What you are first going to have to decide is what kind of webmaster you want to be: all-around generalist or a specialist? Being a generalist is a fine idea if you want to put together small and medium-sized sites and handle all or most of the design and implementation yourself. It’s not so fine when you have a large site with multiple pages and features, or a tie-in with a mainframe-based back-end. The more complex the project, the more likely it is that you will drive yourself crazy or put yourself out of business trying to get it all done. Of course, generalists can better lead projects of this size and hire or outsource specialists as needed.

General practice training

If you want to be a generalist, you can spend much of your training time learning the HTML page development tools used for making small and medium-sized sites. Start your list with FrontPage, Macromedia Dreamweaver, or Adobe GoLive, and you’ll be in good shape creating HTML pages. Because a site is composed of not only HTML pages but also scripts, database elements, and queries, this is only the beginning of your drive toward being a good Web generalist. But it is a necessary first step.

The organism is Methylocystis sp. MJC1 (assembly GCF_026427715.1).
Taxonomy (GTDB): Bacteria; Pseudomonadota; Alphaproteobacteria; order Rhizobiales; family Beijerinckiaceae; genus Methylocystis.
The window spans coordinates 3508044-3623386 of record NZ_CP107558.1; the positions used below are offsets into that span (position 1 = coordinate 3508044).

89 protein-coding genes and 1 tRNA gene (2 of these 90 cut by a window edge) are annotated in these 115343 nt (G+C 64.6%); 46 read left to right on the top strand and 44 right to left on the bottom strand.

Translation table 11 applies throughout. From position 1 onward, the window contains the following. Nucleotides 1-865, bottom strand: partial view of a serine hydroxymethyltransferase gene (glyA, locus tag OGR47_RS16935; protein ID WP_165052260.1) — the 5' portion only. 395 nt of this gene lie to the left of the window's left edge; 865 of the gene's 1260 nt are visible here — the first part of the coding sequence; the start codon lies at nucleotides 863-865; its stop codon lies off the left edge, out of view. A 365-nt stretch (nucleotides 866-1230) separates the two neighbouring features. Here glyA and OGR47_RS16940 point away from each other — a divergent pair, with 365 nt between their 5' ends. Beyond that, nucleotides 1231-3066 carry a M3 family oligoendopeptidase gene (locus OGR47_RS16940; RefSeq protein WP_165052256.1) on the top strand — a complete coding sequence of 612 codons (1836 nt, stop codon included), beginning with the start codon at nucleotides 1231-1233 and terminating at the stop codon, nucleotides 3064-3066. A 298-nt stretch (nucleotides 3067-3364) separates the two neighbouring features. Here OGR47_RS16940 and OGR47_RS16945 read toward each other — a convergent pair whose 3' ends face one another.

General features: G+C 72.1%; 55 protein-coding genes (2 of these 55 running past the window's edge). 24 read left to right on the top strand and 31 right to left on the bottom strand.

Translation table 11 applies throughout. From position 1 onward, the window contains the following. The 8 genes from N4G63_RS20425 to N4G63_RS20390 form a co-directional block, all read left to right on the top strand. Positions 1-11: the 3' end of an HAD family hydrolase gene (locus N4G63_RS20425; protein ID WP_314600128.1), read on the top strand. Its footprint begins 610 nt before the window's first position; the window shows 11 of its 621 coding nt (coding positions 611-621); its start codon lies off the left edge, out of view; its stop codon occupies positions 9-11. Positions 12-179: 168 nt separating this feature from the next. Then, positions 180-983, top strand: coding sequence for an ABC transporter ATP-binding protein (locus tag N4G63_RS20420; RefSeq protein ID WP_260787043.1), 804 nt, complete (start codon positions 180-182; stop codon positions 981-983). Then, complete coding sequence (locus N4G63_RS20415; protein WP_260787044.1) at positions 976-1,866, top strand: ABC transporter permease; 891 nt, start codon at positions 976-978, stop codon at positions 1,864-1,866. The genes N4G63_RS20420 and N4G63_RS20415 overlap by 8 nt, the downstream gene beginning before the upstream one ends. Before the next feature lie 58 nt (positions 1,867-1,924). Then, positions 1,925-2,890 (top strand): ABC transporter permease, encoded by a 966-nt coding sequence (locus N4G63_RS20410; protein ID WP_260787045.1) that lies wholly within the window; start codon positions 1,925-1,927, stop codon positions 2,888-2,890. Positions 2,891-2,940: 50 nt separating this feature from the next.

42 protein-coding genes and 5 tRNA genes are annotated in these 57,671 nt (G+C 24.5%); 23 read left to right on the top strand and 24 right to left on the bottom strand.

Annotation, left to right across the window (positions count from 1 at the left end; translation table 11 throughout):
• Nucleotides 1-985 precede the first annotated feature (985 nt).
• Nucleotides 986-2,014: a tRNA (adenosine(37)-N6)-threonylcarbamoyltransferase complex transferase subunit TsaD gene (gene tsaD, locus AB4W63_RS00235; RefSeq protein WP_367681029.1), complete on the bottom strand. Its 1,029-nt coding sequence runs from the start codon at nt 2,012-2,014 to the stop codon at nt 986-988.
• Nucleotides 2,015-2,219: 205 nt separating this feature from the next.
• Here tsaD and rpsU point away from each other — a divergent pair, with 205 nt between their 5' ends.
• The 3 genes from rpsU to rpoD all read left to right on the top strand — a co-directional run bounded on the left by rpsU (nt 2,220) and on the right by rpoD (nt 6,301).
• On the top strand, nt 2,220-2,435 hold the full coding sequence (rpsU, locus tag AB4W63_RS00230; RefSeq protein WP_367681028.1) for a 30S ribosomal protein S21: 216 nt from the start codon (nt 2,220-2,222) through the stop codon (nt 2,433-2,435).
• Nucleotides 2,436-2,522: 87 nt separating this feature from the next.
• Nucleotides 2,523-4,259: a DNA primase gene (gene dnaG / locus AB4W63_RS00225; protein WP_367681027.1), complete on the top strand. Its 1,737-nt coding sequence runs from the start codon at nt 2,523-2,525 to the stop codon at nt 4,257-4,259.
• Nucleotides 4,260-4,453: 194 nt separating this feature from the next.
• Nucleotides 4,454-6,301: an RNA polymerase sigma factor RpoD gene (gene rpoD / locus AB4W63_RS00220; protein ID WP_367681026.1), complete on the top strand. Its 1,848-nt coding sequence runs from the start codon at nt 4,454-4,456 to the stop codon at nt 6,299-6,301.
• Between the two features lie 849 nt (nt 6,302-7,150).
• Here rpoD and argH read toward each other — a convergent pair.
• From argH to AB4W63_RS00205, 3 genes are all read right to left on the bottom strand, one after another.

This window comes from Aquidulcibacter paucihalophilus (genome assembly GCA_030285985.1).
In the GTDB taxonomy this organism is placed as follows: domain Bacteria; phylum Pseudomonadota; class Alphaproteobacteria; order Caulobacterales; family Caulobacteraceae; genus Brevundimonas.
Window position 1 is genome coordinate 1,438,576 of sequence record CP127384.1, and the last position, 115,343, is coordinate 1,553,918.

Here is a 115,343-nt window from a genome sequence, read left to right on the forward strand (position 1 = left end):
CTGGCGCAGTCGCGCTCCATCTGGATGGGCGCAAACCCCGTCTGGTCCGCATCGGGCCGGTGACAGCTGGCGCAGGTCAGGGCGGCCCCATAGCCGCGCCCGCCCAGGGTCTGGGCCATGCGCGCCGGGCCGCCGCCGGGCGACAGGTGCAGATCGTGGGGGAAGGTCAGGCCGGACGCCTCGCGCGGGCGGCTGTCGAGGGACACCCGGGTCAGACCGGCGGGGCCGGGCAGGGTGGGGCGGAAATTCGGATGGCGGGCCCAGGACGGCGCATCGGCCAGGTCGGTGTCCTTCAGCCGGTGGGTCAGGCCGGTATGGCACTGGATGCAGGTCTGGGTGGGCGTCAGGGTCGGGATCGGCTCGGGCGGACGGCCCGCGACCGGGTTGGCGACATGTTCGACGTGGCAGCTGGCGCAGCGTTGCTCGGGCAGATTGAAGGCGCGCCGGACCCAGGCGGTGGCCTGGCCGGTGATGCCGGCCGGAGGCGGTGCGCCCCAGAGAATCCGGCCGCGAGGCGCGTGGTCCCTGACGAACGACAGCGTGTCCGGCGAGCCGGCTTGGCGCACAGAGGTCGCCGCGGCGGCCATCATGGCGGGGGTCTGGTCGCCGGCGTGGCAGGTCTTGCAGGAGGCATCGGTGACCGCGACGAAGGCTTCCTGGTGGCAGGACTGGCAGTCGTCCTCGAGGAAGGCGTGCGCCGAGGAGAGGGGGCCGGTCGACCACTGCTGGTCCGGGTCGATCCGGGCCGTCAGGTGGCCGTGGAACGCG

When you shop for classes on these applications, make sure you read the fine print about who the class is designed for. Call the training organization and ask specific questions about the class before you take it. You’re looking for a class designed for Web site professionals.

The Web site for the company that makes the software is a good place to start looking for the right kind of training. Look for lists of authorized training providers. At the Macromedia site, for example, you can browse through the course offerings and learn about becoming a Dreamweaver certified developer. You can view the class schedules on the sites; classes are offered frequently in areas around the country. You can even register for and take classes online.

I said that you could safely spend most of your time learning about development tools. You need to spend part of your training time on some soft skills in two important areas. First, concentrate on learning about Web site usability and how to make a site user-friendly. You won’t find many courses on this topic, but reading a few good books will help. Jakob Nielsen has written two books on Web site usability, including his latest, “Homepage Usability: 50 Web Sites Deconstructed.”

Round out your soft-skills training by taking a few classes in project management, conflict resolution, and leadership. Remember, as a generalist, you’re going to be the general contractor for various Web sites. Learning how to solve people problems is as important as learning how to solve technical ones.